Pharma Bro, himself, Martin Shkreli — the character who garnered instant infamy for hiking the price of an anti-AIDS drug by 5,000-whopping-percent — landed convictions for three counts of fraud in a Manhattan federal court earlier this month, but getting to that point required attorneys to painstakingly select precisely the right jury.
But transcripts of the selection process published in the September issue of Harper’s Magazine suggest Americans have no intention of forgiving the man accused of profiteering from misery — and disrespecting the Wu-Tang Clan.
In fact, hostility toward the former CEO of Turing Pharmaceuticals immediately reared its head immediately, with the first prospective juror — and didn’t cease for three days as attorneys queried and dismissed more than 200 people apparently too biased or otherwise incapable of viewing Shkreli through a lens of neutrality.
Judge Kiyo Matsumoto oversaw the proceedings, and Benjamin Brafman represented the reviled opportunist — likely enduring an exhaustive test of patience — as one after another took the stand and made apparent the U.S. hasn’t yet softened its opinions on the man whose contemptible business strategies smacked of game-playing with people’s lives.
From the first person questioned, the task of selecting jurors appeared optimistically a Herculean task.
COURT: The purpose of jury selection is to ensure fairness and impartiality in this case. If you think that you could not be fair and impartial, it is your duty to tell me. All right. Juror Number 1.
JUROR NUMBER 1: I’m aware of the defendant and I hate him.
BRAFMAN: I’m sorry.
JUROR NUMBER 1: I think he’s a greedy little man.
COURT: Jurors are obligated to decide the case based only on the evidence. Do you agree?
JUROR NUMBER 1: I don’t know if I could. I wouldn’t want me on this jury.
Juror Number One was dismissed; as were a string of people lambasting Shkreli in similar sentiments as that of Juror Number 47, who — noting her elderly parents’ struggle to afford costly prescription medications — stated plainly:
“He’s the most hated man in America.”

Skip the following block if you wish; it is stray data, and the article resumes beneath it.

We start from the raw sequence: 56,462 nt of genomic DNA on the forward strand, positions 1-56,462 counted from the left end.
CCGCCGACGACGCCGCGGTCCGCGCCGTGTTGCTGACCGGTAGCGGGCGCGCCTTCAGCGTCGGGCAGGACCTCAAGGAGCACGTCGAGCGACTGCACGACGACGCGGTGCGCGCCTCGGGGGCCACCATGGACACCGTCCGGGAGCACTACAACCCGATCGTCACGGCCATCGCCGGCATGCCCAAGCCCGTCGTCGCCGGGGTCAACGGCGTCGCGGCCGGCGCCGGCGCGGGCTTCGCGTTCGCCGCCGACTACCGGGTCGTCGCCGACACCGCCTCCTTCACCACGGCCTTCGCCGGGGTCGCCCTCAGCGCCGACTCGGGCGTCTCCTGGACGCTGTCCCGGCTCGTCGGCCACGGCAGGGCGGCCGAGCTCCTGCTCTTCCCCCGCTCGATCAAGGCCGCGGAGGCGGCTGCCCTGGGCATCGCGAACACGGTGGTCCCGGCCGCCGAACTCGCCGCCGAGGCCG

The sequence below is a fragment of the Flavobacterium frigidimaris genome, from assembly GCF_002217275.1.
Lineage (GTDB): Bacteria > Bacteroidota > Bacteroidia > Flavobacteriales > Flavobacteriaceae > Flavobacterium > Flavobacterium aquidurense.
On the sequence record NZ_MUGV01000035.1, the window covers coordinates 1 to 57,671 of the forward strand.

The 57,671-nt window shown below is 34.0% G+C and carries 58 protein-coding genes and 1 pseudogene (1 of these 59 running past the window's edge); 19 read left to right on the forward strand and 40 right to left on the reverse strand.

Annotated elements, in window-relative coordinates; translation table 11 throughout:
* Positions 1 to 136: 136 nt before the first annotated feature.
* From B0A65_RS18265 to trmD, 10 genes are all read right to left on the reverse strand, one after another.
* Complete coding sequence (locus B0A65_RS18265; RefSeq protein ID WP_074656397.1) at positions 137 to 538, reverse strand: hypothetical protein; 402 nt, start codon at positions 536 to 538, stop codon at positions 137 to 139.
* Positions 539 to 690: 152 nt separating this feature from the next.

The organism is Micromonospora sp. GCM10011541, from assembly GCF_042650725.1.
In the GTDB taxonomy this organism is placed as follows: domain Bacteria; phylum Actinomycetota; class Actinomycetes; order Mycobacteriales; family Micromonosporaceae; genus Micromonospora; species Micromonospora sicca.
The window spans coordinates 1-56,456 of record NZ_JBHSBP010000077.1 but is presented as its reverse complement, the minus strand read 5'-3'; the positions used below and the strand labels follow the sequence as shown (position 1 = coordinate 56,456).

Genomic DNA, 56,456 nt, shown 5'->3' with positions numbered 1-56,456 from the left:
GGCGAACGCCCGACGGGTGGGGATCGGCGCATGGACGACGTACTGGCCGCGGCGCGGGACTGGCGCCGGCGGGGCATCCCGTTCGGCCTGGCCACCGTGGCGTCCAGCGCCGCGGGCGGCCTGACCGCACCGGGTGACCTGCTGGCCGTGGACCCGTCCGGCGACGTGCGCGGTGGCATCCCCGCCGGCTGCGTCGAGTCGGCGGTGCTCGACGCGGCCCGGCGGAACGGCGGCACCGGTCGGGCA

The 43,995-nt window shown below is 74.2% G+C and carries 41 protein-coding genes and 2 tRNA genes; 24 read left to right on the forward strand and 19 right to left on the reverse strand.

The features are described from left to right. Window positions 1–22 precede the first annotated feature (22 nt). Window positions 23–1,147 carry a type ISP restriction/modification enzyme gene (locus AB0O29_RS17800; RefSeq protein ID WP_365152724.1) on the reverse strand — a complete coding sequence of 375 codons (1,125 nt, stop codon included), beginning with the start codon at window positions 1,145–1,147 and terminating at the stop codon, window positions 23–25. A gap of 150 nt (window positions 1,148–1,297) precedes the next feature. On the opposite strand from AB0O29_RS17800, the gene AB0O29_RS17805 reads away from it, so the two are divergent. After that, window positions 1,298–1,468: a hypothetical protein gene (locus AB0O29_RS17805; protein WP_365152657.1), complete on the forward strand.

Then, there was Juror Number 52, who earned the boot immediately after responding to the judge’s seemingly simple, “How are you?” with:
“When I walked in here today I looked at him, and in my head, that’s a snake — not knowing who he was. I just walked in and looked right at him and that’s a snake.”
“So much for the presumption of innocence,” quipped Brafman in response.
Juror Number 77 followed suit, telling the court of Shkreli immediately, “From everything I’ve seen on the news, everything I’ve read, I believe the defendant is the face of corporate greed in America.”
BRAFMAN: We would object.
JUROR NO. 77: You’d have to convince me he was innocent rather than guilty.
COURT: I will excuse this juror. Hello, Juror Number 125.
JUROR NO. 125: I’ve read extensively about Martin’s shameful past and his ripping off sick people and it hits close to me. I have a mother with epilepsy, a grandmother with Alzheimer’s, and a brother with multiple sclerosis. I think somebody that’s dealt in those things deserves to go to jail.
COURT: Just to be clear, he’s not being charged with anything relating to the pricing of pharmaceuticals.
JUROR NO. 125: I understand that, but I already sense the man is guilty.
Number 125 earned a dismissal, as did Number 28, whose heated rant the arbiter was forced to cut short after asserting,
“I don’t like this person at all. I just can’t understand why he would be so stupid as to take an antibiotic which H.I.V. people need and jack it up five thousand percent. I would honestly, like, seriously like to go over there —”
Juror Number 59, however — prior to getting the boot from Shkreli’s attorney — went down in history as having perhaps the most candid issuewith Pharma Bro.
JUROR NUMBER 59: Your Honor, totally he is guilty and in no way can I let him slide out of anything because —
COURT: Okay. Is that your attitude toward anyone charged with a crime who has not been proven guilty?
JUROR NUMBER 59: It’s my attitude toward his entire demeanor, what he has done to people.
COURT: All right. We are going to excuse you, sir.
JUROR NUMBER 59: And he disrespected the Wu-Tang Clan.
But it was Juror Number 10 who seemed to speak for most others livid with Shkreli for price gouging vital medications — or, perhaps, that whole Wu-Tang Clan issue — in stating flatly,
“The only thing I’d be impartial about is what prison this guy goes to.”